The first Board of Directors included the four officers, plus Davies Bitton, Stan Kimball, Dick Howard, Alma Blair, Warren A. Jennings, William Russell, and Gordon Mesley. A steering committee was appointed which consisted of the four officers plus Dick Howard. The steering committee met in Springfield, Missouri at Flanders’ home on November 24-25, 1972, and laid out a preliminary set of procedures and goals.9 The following six objectives were agreed upon:
1.To create a professional association that is predominantly Midwestern in focus, taking advantage of the associational and friendship networks of persons of RLDS background.
2.To collect and preserve publications, documents, manuscripts, and other valuable materials relating especially to the history of the Reorganization.
3.To facilitate communication among the various persons and agencies that serve the generic Mormon historical community: the LDS Church Historian’s office, the RLDS Church Historian’s office, the Mormon History Association, various public and private libraries that have and collect Mormon materials, especially in the Midwest, and the persons who write Mormon history, especially the history of the RLDS, the churches of the dispersion, and the early Midwest period of Mormon history.
4.To draw into the fellowship of the association persons who may share many of its concerns, but not be themselves members of the Reorganized Church– especially such persons who live in the Midwest.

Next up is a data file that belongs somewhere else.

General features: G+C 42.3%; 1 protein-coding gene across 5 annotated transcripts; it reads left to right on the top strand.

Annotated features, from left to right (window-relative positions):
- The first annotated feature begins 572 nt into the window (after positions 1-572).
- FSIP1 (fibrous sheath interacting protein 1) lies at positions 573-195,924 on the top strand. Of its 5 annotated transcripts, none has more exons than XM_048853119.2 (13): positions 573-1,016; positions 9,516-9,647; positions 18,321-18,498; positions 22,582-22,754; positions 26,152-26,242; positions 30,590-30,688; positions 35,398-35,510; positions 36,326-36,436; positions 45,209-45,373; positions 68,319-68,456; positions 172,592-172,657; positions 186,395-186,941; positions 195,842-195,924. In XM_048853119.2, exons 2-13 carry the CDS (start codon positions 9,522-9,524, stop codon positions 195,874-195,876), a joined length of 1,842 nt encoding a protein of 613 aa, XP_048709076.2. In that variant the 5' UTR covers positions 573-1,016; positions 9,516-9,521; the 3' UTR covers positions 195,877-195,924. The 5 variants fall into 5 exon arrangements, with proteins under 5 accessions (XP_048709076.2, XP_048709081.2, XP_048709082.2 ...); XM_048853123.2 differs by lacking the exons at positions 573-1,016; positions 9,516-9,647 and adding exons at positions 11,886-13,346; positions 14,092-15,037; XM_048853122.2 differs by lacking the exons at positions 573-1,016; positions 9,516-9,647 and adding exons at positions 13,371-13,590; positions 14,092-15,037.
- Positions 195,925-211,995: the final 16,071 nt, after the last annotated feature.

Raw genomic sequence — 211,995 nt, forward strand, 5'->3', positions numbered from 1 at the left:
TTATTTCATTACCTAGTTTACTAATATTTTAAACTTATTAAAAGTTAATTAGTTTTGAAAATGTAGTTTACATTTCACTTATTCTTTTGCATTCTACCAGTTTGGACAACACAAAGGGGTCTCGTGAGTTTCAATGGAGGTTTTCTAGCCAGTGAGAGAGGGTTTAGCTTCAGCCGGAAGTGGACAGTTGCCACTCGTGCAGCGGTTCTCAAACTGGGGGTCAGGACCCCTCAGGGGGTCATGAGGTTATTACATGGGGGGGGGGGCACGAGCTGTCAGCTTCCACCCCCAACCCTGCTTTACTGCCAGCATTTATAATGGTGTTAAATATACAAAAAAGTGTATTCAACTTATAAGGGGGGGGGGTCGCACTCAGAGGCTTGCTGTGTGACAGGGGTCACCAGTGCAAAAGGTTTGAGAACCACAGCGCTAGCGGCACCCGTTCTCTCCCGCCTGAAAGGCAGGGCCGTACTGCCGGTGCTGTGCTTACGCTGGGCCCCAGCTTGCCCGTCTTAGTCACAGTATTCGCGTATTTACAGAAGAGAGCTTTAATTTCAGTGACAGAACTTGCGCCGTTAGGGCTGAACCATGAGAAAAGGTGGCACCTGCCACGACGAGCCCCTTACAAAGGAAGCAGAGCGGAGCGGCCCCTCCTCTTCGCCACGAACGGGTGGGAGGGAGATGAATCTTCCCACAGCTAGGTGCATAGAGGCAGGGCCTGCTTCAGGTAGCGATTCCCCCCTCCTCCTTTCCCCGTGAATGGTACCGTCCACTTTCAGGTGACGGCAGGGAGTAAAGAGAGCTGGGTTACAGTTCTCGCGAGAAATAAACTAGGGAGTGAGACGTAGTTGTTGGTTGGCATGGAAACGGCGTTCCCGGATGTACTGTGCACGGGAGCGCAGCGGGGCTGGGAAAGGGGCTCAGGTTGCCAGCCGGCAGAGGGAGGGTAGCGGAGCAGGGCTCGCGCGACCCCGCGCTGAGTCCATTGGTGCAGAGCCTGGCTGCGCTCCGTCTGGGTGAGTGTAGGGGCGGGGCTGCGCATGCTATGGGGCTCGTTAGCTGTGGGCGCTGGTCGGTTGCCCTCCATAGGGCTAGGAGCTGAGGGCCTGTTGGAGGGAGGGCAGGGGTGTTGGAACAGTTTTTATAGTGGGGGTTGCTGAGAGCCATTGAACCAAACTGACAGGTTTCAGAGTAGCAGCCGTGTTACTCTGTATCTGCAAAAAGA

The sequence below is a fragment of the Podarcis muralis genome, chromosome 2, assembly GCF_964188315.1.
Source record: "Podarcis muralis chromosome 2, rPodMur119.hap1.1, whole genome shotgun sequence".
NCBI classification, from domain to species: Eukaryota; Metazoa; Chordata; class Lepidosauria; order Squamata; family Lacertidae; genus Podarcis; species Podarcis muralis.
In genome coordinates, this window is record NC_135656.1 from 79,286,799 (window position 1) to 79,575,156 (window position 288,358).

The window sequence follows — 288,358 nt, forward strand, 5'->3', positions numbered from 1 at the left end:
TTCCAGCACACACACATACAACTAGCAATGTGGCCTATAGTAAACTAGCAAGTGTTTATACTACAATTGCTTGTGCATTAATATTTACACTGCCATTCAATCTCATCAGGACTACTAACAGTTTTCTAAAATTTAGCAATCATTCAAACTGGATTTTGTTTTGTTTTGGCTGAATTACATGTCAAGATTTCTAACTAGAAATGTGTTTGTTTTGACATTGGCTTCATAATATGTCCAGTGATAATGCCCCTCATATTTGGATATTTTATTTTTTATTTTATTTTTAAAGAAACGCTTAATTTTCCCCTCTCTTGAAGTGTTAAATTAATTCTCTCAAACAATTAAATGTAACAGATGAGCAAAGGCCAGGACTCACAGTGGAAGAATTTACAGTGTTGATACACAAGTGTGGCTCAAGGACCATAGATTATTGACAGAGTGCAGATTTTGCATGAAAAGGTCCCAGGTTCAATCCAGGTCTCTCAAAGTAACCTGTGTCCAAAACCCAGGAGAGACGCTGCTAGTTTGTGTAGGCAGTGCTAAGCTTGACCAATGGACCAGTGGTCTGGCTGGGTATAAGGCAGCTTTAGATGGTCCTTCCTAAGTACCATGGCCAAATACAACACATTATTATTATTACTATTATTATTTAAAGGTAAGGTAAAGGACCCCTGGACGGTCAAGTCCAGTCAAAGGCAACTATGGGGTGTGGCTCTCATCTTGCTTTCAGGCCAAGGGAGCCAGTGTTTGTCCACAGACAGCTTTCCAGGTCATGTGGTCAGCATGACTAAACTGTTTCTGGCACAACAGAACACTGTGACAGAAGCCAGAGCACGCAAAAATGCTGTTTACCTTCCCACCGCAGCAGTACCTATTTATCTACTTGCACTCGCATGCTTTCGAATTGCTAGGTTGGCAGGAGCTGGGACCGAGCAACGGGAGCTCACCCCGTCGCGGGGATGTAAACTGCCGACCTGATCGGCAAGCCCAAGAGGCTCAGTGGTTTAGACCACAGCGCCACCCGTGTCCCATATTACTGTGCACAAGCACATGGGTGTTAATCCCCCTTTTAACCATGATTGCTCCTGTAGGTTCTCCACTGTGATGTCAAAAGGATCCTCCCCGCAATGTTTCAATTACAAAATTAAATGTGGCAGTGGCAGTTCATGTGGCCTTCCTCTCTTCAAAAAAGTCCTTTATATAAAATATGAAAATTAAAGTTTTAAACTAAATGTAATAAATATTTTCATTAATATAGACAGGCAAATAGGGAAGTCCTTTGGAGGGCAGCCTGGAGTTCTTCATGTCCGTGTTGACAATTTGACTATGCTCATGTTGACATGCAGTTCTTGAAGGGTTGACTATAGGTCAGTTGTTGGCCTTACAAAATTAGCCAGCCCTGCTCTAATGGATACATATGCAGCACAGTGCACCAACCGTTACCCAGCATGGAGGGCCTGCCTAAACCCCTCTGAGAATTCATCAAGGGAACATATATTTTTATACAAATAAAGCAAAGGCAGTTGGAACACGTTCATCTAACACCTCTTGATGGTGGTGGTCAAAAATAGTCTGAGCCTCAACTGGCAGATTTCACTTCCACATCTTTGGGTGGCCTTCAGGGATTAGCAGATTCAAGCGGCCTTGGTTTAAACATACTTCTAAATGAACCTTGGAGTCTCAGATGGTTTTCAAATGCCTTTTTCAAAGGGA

5.To infuse the spirit of renewal in the Reorganized Church of Jesus Christ of Latter Day Saints and in the larger fellowship of Christians, into the work of the historians of Mormonism and the perspective which they carry to their work.
6.To enhance and facilitate the marvelous and fruitful association which has developed in the past few years with many friends in the Church of Jesus Christ of Latter-day Saints.10
Committees were formed for creating articles of association, and other duties needed to get the historical society under way.
Among the Past Presidents of the Association are LDS members Linda Newell and Jessie Embry. The only LDS historian to serve as Editor of the journal is Jessie L. Embry, but a number have served on the Editorial Committee. In order of service, they are Michael Quinn, Lorie Stromberg, Valeen Avery, Ron Esplin, Carol Cornwall Madsen, Gregory Prince, Jessie Embry, Martha Sonntag Bradley, and Newell Bringhurst. During the first seven years of the journal’s existence (1981-1987) Grant McMurray and Peter Judd served on the Editorial Committee, with Peter serving as Editor for volumes 6 and 7. Grant and Peter no doubt gained valuable experience to prepare them for their current roles as members of the First Presidency of the Community of Christ.
There have been many LDS historians who have given papers a tour Annual Meetings. We have also had active participants from among the Strangites and persons outside the Mormon fold. Among the non-Mormons who have presented major papers at our meetings have been Jan Shipps, Larry Foster, Mario DePillis, Paul Jones, Kenneth Winn, and Susan Curtis.
President Flanders presided over the first annual meeting held in Nauvoo in September 1973. The last full weekend in September has been the regular meeting time throughout our history. If October 1 falls on a Saturday or Sunday, the meeting is held the previous weekend.